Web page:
Book Review – On Writing: A Memoir of the Craft – Stephen King
Book: On Writing: A Memoir of the Craft
Author: Stephen King
Year of Release: 2000
Read 291-page paperback edition in May 2017.
In this part memoir, part advice book, prolific author Stephen King provides a toolbox of writing tips and advice, as well as reflections on his life as a writer, before and after he made it big.
This book was broken into two main sections, the first half being the memoir, and the second half being the tips and tools on writing. Although there is some overlap in the two sections, the organization of the book is useful, and provides us first with an overview of King’s life growing up and developing into the successful author he is today. After this, we then get into some of the recommendations King has for any writer.
The memoir section was fascinating, with King filling us in on his biography from childhood. King’s style and knack for humour comes across as well, and we are treated to many amusing anecdotes, often that have connections to the art of writing. He focused on those elements of his life that are connected to being a writer (and reader), which makes sense since developing writers are his audience in this book.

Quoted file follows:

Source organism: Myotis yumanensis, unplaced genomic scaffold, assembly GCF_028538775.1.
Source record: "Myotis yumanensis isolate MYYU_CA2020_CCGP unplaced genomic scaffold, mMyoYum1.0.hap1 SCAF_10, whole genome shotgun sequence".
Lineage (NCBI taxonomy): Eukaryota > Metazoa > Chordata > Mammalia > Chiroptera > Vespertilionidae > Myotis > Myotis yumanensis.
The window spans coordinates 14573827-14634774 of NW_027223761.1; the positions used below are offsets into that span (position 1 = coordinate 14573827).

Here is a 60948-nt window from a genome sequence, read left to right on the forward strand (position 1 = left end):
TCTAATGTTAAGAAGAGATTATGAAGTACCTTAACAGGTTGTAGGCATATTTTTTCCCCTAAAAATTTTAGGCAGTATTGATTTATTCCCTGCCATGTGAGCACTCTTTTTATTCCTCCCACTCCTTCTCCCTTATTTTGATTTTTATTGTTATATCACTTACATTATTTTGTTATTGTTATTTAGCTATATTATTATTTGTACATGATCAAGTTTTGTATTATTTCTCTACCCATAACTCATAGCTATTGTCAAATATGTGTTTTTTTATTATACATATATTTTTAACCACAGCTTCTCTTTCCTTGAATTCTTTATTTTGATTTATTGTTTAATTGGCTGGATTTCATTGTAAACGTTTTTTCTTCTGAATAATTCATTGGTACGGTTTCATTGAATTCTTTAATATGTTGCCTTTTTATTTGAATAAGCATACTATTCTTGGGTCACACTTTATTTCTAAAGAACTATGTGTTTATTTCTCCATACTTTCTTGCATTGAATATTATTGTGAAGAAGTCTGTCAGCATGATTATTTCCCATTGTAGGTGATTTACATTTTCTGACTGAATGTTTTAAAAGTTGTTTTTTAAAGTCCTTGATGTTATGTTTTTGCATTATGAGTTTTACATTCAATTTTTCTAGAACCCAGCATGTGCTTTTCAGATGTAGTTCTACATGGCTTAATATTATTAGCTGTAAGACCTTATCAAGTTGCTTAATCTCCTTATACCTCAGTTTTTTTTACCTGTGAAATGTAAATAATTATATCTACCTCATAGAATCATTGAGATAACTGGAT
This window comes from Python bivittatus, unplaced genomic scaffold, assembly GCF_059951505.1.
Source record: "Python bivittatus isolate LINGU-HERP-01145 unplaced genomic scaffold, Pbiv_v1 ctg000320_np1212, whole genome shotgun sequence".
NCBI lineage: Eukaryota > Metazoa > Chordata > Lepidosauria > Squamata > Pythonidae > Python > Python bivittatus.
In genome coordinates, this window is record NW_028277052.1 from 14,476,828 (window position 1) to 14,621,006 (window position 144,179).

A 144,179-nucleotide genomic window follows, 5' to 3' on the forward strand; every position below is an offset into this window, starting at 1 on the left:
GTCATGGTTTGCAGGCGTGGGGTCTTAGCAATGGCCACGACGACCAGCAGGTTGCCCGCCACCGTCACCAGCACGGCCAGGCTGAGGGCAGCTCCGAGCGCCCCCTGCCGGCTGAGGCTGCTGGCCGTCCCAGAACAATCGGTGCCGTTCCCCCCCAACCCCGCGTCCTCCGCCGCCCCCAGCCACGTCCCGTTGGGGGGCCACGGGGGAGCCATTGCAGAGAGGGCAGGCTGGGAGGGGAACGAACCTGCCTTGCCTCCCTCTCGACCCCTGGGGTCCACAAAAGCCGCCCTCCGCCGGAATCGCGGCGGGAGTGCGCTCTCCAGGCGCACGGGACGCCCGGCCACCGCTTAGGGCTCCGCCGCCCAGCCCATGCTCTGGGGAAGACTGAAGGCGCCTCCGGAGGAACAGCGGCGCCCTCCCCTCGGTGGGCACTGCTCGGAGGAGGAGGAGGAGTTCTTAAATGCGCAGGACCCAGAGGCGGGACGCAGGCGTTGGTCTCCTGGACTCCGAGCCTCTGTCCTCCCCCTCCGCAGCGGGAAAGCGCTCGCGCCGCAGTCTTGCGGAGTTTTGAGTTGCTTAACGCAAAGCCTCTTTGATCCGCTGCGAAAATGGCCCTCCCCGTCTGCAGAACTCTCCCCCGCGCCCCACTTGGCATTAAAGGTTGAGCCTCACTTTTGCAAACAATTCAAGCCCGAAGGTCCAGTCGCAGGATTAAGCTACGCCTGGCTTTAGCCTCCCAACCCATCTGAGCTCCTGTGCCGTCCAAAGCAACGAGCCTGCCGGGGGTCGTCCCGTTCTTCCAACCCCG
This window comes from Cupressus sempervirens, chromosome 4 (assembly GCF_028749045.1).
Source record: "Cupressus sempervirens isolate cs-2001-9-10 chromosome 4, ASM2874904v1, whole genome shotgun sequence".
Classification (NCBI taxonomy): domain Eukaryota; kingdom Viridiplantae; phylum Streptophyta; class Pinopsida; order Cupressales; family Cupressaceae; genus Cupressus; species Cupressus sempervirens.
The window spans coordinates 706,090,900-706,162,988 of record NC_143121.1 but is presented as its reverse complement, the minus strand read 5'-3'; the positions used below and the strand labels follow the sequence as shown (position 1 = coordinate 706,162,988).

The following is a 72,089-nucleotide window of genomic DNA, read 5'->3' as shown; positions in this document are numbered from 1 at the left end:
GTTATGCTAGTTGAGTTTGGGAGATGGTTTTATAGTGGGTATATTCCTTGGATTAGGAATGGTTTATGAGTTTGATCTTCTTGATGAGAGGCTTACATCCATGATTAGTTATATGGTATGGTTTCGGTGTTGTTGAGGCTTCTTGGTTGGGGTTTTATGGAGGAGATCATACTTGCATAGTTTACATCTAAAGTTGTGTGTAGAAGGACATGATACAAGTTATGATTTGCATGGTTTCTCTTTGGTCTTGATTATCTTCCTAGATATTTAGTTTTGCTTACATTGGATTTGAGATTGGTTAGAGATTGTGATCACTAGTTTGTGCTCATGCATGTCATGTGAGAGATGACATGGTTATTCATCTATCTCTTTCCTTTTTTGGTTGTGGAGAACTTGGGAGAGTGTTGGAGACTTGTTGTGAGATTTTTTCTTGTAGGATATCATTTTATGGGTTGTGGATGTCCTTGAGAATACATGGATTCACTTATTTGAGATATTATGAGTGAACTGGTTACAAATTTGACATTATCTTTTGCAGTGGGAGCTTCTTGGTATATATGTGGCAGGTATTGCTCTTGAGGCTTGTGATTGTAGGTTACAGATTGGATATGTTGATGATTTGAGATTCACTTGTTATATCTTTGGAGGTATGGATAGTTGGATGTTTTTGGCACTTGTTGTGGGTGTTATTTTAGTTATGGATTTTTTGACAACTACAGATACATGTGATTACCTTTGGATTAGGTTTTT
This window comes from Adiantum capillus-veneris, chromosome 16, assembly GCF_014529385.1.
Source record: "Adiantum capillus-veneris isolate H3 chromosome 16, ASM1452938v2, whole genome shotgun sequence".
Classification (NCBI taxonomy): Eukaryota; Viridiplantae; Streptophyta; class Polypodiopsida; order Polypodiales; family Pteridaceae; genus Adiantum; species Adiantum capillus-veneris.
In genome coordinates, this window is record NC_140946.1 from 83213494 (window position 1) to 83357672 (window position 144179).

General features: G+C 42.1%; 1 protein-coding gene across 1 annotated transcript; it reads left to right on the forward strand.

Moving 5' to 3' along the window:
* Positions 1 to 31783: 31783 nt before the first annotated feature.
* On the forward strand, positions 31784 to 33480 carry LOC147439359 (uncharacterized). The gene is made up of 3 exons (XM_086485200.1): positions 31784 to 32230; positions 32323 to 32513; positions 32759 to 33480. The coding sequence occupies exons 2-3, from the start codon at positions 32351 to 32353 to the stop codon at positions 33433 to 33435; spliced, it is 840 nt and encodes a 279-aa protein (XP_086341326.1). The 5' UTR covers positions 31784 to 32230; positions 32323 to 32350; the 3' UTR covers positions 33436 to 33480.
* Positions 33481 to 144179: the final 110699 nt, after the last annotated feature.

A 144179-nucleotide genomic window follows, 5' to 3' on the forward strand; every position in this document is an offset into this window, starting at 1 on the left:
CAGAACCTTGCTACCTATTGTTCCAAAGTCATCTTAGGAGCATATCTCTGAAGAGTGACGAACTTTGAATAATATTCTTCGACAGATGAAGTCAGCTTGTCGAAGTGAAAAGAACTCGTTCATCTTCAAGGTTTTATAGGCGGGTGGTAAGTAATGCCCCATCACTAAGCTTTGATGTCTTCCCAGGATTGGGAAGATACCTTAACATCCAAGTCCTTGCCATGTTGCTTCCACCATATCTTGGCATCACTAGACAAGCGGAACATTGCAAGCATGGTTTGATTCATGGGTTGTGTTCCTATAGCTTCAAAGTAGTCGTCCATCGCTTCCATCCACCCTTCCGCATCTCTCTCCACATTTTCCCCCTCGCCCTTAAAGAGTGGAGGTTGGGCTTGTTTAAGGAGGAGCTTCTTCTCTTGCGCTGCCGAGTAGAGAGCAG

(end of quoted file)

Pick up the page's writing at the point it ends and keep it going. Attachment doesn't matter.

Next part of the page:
A later section telling us of how King’s life changed when he was hit by a car while walking also provides a lot of nuance to the reader, and King’s observations at this time also provide the prospective writer with things to think about in the context of the importance and cathartic release that writing can provide.
The writing tips section is the meat of the book. There have been many writing tips books, but this one is extremely valuable. King is not afraid to share advice that he thinks works, even if it won’t necessarily work for everyone. King provides great ideas, comments, and justification for why he gives the advice that he does. There is great feedback and thought here which can and will improve the quality of one’s writing, and not just in the horror or sci-fi genres.
The one thing that did detract from this book was the fact that at times, King’s flexible and loose organizational style made the book difficult to follow and collect advice from. For example, a summary of the advice in one small section of pages, or even sub-titles and headers in the large advice section of the book, would have helped from the developing writer’s perspective. This is a small issue of course, as the key is the advice itself, which is useful and practical.
Overall, this is an extremely valuable and helpful book for any writer, whether established or just developing their skills for the first time.
Overall: 4.5 stars out of 5 stars